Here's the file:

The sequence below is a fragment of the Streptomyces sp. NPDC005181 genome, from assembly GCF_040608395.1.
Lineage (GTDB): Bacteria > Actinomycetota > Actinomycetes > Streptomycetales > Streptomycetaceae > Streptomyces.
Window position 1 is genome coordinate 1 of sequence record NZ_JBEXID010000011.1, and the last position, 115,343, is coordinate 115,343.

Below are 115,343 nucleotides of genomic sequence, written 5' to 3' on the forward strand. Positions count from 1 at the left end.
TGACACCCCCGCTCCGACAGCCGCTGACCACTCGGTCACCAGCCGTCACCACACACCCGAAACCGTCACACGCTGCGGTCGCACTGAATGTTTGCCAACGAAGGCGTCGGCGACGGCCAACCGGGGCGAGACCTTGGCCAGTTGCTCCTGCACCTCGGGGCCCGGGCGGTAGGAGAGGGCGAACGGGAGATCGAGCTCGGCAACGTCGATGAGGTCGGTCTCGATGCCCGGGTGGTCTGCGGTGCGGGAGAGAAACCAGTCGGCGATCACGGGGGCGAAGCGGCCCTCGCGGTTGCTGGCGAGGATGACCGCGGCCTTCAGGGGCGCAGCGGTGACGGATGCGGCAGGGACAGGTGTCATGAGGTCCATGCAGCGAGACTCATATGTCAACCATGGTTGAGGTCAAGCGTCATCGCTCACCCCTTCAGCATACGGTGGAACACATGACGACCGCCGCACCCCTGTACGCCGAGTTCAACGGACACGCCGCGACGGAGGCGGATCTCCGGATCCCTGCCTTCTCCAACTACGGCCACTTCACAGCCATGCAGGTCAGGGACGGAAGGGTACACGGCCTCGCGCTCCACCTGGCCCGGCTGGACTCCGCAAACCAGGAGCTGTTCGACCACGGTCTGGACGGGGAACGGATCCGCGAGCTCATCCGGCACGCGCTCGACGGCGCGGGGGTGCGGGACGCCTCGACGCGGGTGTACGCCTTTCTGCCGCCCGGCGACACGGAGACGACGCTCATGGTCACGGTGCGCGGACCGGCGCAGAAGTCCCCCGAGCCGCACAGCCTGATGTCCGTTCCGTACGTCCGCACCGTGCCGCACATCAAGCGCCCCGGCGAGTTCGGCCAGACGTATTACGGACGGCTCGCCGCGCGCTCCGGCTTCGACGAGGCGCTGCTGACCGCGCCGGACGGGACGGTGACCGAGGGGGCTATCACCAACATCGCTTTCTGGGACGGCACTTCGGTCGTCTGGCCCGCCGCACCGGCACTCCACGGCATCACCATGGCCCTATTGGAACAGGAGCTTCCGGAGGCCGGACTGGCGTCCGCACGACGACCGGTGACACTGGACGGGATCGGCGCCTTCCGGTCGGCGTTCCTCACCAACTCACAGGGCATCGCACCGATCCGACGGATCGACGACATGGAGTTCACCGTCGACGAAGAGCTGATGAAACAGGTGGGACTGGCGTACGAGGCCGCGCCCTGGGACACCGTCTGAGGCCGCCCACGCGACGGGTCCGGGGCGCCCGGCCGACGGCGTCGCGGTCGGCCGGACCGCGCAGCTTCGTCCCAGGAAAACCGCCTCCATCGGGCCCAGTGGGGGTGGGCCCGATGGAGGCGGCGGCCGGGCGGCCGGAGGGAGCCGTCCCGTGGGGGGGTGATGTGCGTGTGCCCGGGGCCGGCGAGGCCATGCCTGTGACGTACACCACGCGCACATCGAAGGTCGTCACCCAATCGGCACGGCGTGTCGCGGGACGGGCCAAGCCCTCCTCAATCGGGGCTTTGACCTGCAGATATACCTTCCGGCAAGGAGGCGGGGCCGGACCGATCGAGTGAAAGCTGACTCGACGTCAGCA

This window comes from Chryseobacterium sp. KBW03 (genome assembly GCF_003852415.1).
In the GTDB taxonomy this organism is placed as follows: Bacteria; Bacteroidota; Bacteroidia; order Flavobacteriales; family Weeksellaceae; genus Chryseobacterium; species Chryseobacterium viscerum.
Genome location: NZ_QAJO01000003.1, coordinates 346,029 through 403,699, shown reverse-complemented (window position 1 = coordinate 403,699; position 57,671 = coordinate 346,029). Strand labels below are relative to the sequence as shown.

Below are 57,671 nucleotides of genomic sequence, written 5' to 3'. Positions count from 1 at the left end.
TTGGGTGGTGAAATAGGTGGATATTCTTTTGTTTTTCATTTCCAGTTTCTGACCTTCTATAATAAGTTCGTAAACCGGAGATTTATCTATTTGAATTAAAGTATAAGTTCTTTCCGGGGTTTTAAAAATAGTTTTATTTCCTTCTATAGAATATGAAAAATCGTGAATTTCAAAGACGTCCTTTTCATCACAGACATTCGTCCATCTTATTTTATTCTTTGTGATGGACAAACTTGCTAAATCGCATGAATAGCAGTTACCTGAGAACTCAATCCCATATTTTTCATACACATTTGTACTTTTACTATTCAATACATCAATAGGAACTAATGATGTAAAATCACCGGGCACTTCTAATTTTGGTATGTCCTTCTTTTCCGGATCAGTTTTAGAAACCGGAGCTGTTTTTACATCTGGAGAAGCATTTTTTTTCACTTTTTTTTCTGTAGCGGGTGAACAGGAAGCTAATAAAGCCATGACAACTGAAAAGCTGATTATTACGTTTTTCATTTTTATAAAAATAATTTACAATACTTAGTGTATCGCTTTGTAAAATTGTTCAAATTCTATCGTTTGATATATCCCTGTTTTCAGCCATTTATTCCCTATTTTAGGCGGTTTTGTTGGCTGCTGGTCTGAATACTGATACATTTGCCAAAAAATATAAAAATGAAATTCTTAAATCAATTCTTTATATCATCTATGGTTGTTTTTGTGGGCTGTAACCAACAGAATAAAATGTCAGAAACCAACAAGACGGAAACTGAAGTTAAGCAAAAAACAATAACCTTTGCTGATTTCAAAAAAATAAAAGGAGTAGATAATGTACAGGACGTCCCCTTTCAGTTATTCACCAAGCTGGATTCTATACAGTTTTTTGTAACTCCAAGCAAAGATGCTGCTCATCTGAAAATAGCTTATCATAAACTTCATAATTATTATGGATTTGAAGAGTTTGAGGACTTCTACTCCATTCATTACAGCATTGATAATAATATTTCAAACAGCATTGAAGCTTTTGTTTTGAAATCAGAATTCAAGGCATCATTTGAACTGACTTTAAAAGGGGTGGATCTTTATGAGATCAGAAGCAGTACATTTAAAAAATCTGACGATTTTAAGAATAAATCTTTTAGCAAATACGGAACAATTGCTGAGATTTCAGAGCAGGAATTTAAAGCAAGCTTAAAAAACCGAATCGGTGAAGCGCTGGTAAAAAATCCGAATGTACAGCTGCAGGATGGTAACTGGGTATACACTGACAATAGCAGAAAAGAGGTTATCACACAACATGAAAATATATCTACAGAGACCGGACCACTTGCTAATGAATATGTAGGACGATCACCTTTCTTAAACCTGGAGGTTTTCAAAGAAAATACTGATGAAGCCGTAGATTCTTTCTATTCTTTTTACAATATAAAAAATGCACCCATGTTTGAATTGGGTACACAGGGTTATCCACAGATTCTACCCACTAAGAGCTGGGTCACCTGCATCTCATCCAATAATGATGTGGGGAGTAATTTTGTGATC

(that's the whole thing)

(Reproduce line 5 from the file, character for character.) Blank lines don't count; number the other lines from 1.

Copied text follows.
TGACACCCCCGCTCCGACAGCCGCTGACCACTCGGTCACCAGCCGTCACCACACACCCGAAACCGTCACACGCTGCGGTCGCACTGAATGTTTGCCAACGAAGGCGTCGGCGACGGCCAACCGGGGCGAGACCTTGGCCAGTTGCTCCTGCACCTCGGGGCCCGGGCGGTAGGAGAGGGCGAACGGGAGATCGAGCTCGGCAACGTCGATGAGGTCGGTCTCGATGCCCGGGTGGTCTGCGGTGCGGGAGAGAAACCAGTCGGCGATCACGGGGGCGAAGCGGCCCTCGCGGTTGCTGGCGAGGATGACCGCGGCCTTCAGGGGCGCAGCGGTGACGGATGCGGCAGGGACAGGTGTCATGAGGTCCATGCAGCGAGACTCATATGTCAACCATGGTTGAGGTCAAGCGTCATCGCTCACCCCTTCAGCATACGGTGGAACACATGACGACCGCCGCACCCCTGTACGCCGAGTTCAACGGACACGCCGCGACGGAGGCGGATCTCCGGATCCCTGCCTTCTCCAACTACGGCCACTTCACAGCCATGCAGGTCAGGGACGGAAGGGTACACGGCCTCGCGCTCCACCTGGCCCGGCTGGACTCCGCAAACCAGGAGCTGTTCGACCACGGTCTGGACGGGGAACGGATCCGCGAGCTCATCCGGCACGCGCTCGACGGCGCGGGGGTGCGGGACGCCTCGACGCGGGTGTACGCCTTTCTGCCGCCCGGCGACACGGAGACGACGCTCATGGTCACGGTGCGCGGACCGGCGCAGAAGTCCCCCGAGCCGCACAGCCTGATGTCCGTTCCGTACGTCCGCACCGTGCCGCACATCAAGCGCCCCGGCGAGTTCGGCCAGACGTATTACGGACGGCTCGCCGCGCGCTCCGGCTTCGACGAGGCGCTGCTGACCGCGCCGGACGGGACGGTGACCGAGGGGGCTATCACCAACATCGCTTTCTGGGACGGCACTTCGGTCGTCTGGCCCGCCGCACCGGCACTCCACGGCATCACCATGGCCCTATTGGAACAGGAGCTTCCGGAGGCCGGACTGGCGTCCGCACGACGACCGGTGACACTGGACGGGATCGGCGCCTTCCGGTCGGCGTTCCTCACCAACTCACAGGGCATCGCACCGATCCGACGGATCGACGACATGGAGTTCACCGTCGACGAAGAGCTGATGAAACAGGTGGGACTGGCGTACGAGGCCGCGCCCTGGGACACCGTCTGAGGCCGCCCACGCGACGGGTCCGGGGCGCCCGGCCGACGGCGTCGCGGTCGGCCGGACCGCGCAGCTTCGTCCCAGGAAAACCGCCTCCATCGGGCCCAGTGGGGGTGGGCCCGATGGAGGCGGCGGCCGGGCGGCCGGAGGGAGCCGTCCCGTGGGGGGGTGATGTGCGTGTGCCCGGGGCCGGCGAGGCCATGCCTGTGACGTACACCACGCGCACATCGAAGGTCGTCACCCAATCGGCACGGCGTGTCGCGGGACGGGCCAAGCCCTCCTCAATCGGGGCTTTGACCTGCAGATATACCTTCCGGCAAGGAGGCGGGGCCGGACCGATCGAGTGAAAGCTGACTCGACGTCAGCA